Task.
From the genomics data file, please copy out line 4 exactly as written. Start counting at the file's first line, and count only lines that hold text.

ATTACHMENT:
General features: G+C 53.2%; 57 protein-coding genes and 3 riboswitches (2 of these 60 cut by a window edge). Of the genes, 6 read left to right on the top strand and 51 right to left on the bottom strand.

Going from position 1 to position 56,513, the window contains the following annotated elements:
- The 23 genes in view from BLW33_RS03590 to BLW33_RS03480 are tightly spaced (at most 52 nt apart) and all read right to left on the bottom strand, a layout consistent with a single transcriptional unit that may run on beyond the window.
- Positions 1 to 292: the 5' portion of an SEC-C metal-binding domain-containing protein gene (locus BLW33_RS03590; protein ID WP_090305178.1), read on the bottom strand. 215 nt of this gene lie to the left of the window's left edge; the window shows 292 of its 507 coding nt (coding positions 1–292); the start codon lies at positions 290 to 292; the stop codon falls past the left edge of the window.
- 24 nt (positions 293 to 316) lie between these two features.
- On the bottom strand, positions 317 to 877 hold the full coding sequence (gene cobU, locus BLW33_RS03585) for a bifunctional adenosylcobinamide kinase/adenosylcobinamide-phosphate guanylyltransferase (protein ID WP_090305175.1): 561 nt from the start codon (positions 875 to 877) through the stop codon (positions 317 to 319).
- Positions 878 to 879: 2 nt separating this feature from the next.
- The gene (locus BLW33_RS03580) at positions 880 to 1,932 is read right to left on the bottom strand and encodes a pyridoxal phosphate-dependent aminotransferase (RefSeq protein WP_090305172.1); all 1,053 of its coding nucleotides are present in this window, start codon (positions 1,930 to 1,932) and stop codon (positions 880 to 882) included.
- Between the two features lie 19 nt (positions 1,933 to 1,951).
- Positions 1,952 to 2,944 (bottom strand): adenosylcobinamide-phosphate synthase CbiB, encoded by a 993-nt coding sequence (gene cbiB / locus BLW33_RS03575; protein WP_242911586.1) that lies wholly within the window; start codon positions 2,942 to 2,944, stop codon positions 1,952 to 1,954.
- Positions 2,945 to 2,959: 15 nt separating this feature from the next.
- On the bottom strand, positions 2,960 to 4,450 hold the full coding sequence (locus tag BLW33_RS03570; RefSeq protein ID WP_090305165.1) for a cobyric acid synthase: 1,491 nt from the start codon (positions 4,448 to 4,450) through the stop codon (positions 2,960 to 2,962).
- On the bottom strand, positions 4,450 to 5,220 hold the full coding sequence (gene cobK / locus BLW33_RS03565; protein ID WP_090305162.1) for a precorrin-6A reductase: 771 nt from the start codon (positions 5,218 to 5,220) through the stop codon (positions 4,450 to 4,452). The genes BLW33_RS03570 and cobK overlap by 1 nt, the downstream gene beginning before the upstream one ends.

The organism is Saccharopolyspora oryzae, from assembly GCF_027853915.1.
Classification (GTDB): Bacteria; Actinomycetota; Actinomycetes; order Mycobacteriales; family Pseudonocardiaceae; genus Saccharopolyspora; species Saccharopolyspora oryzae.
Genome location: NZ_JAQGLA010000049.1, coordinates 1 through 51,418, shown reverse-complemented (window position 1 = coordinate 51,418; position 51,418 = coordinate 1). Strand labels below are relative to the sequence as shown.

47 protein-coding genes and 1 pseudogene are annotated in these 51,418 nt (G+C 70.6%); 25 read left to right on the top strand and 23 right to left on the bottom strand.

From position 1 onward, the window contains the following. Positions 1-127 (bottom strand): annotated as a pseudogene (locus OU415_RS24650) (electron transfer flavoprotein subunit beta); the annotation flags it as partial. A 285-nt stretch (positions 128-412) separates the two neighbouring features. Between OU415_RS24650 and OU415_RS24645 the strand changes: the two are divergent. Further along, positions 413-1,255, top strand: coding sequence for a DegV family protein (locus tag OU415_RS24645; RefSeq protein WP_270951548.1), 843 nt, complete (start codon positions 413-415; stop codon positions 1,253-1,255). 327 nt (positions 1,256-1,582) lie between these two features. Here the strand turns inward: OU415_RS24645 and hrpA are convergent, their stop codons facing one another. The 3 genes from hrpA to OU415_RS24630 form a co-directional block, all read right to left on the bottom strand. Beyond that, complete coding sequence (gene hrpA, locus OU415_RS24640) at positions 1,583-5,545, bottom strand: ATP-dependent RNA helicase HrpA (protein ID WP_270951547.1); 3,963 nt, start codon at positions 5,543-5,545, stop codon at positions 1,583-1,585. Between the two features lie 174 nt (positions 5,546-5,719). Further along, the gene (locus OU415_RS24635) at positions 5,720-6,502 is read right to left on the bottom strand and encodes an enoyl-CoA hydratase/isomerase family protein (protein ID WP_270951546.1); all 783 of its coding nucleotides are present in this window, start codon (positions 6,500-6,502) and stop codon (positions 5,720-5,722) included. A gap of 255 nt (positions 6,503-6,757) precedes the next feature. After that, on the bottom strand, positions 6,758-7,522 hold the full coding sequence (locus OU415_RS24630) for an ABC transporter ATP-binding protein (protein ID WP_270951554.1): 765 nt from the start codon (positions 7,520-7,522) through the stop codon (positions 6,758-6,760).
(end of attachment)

- Positions 1 to 292: the 5' portion of an SEC-C metal-binding domain-containing protein gene (locus BLW33_RS03590; protein ID WP_090305178.1), read on the bottom strand. 215 nt of this gene lie to the left of the window's left edge; the window shows 292 of its 507 coding nt (coding positions 1–292); the start codon lies at positions 290 to 292; the stop codon falls past the left edge of the window.